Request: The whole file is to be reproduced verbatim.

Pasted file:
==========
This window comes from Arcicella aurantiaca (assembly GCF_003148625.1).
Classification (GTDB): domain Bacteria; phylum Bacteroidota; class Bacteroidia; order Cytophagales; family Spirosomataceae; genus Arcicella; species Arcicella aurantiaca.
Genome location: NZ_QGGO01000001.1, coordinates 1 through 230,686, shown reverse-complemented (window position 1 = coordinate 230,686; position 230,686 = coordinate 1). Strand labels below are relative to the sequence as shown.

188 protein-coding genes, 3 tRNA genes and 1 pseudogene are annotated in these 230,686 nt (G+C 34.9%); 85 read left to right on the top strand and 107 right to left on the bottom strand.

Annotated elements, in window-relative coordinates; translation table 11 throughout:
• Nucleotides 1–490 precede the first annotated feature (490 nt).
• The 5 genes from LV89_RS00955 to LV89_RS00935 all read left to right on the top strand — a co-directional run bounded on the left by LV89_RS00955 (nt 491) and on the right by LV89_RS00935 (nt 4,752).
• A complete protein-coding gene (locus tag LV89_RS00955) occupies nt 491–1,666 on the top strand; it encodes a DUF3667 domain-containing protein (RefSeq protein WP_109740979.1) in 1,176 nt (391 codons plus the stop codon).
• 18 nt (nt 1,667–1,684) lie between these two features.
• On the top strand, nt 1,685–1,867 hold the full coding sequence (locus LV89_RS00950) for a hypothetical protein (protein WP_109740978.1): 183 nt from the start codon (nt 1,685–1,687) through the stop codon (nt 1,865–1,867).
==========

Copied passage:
This window comes from Arcicella aurantiaca (assembly GCF_003148625.1).
Classification (GTDB): domain Bacteria; phylum Bacteroidota; class Bacteroidia; order Cytophagales; family Spirosomataceae; genus Arcicella; species Arcicella aurantiaca.
Genome location: NZ_QGGO01000001.1, coordinates 1 through 230,686, shown reverse-complemented (window position 1 = coordinate 230,686; position 230,686 = coordinate 1). Strand labels below are relative to the sequence as shown.

188 protein-coding genes, 3 tRNA genes and 1 pseudogene are annotated in these 230,686 nt (G+C 34.9%); 85 read left to right on the top strand and 107 right to left on the bottom strand.

Annotated elements, in window-relative coordinates; translation table 11 throughout:
• Nucleotides 1–490 precede the first annotated feature (490 nt).
• The 5 genes from LV89_RS00955 to LV89_RS00935 all read left to right on the top strand — a co-directional run bounded on the left by LV89_RS00955 (nt 491) and on the right by LV89_RS00935 (nt 4,752).
• A complete protein-coding gene (locus tag LV89_RS00955) occupies nt 491–1,666 on the top strand; it encodes a DUF3667 domain-containing protein (RefSeq protein WP_109740979.1) in 1,176 nt (391 codons plus the stop codon).
• 18 nt (nt 1,667–1,684) lie between these two features.
• On the top strand, nt 1,685–1,867 hold the full coding sequence (locus LV89_RS00950) for a hypothetical protein (protein WP_109740978.1): 183 nt from the start codon (nt 1,685–1,687) through the stop codon (nt 1,865–1,867).